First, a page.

Your child’s friends and how they can help
Your child still has the same needs as other young people – going to school, having friends, and enjoying things that were a part of life before their illness. You can help meet these needs by letting your child live as normal a life as possible.
Encourage your child to stay in touch with friends. Keeping contact is easier if your child can continue to go to school while being diagnosed and treated.
If your child is going to be in hospital for a long period, try to encourage their friends to come and visit them in hospital. Many children (and their parents) say that friends who have shared cancer journey are more accepting and appreciate what your child has been through.
Children who have cancer need and like to be with others their age, and keeping up with schoolwork makes them feel good about themselves.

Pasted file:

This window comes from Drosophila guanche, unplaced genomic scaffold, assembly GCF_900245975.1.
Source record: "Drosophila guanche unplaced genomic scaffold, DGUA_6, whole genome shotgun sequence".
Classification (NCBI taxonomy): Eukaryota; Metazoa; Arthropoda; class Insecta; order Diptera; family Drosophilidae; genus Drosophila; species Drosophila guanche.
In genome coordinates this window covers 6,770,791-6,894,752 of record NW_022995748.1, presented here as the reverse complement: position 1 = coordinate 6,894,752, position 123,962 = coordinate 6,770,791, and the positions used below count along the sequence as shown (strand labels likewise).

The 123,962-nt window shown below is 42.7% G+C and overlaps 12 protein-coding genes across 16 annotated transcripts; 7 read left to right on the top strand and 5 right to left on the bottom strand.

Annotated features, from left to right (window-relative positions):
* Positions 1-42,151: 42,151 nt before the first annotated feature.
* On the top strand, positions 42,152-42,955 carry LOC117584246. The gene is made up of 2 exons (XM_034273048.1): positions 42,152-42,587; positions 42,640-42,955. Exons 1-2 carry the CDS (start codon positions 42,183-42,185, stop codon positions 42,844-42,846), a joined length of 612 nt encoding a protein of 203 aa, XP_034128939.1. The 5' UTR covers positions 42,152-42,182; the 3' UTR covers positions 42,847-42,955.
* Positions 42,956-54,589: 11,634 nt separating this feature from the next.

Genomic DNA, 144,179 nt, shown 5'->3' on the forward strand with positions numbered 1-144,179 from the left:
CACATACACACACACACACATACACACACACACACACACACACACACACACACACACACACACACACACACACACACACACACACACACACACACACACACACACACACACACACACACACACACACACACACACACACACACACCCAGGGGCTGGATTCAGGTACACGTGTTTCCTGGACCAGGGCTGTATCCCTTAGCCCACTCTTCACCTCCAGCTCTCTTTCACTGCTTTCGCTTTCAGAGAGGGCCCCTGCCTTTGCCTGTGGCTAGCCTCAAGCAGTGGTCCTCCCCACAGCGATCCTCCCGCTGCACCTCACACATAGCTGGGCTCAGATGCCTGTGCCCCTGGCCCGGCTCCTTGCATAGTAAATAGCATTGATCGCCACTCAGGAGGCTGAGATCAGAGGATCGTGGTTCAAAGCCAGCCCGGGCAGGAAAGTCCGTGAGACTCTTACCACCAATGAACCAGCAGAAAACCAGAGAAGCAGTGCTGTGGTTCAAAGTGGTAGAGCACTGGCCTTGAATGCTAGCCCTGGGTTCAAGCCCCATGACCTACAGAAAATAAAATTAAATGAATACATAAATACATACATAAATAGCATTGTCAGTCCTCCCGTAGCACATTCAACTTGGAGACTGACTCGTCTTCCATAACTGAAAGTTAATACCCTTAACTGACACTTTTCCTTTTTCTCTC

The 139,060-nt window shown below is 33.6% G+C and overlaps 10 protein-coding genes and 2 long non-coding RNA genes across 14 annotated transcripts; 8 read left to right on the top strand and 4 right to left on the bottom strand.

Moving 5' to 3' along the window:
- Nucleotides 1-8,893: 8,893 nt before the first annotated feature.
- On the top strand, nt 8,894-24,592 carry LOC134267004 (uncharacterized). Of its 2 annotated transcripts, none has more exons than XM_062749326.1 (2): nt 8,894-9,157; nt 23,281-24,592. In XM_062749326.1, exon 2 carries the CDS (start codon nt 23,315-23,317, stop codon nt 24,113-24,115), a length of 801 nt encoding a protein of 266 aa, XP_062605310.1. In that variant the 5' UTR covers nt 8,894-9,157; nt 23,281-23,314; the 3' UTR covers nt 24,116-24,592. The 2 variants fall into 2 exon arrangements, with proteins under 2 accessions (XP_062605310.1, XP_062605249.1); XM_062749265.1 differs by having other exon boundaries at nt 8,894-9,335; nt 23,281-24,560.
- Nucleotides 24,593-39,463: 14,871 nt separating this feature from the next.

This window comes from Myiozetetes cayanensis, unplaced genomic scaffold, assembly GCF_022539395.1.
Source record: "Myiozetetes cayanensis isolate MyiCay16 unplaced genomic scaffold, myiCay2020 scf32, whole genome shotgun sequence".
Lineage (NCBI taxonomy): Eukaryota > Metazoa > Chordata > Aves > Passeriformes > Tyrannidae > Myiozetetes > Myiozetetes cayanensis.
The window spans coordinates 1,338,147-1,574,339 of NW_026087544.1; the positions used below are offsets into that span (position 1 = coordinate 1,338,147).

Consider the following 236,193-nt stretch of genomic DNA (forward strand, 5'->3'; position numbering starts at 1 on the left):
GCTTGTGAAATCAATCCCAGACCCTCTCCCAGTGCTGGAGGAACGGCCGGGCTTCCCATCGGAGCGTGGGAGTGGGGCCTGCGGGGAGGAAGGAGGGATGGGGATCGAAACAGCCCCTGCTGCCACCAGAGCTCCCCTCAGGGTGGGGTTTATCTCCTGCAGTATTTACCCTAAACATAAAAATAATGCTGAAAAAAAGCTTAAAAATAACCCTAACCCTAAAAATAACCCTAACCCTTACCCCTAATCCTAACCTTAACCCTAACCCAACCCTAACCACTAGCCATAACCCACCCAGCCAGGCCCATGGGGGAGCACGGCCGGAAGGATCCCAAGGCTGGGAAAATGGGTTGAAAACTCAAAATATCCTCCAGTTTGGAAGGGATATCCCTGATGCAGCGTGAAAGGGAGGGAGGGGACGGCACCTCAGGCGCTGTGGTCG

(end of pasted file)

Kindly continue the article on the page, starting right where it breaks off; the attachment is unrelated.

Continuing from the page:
After cancer treatment, your child may be very tired, this tiredness is to be expected. Help your child find other things to do, such as new hobbies, or ask friends to come over to draw or paint.
School and Friends
If children have obvious physical changes, such as hair loss, they will naturally worry about how their friends and classmates will act toward them, Help your child to think of ways to answer the awkward questions and to tell friends and classmates that they cannot “catch” the disease.
Your child may need to know that many people, including children, are uneasy about a serious illness. These people may act differently or say hurtful or wrong things to someone who has cancer.
You may want to talk with your child’s teachers about your child’s cancer, days missed, and any needed changes in activity. Teachers and other school staff may want to use this information to talk with the other students about what to expect when your child returns to school.
Contact us at: email@example.com
If your child cannot return to school right away, a home tutor may be an option to help your child keep up with studies.
For young children your local authority may be able to offer a play specialist, making it easier to return to school.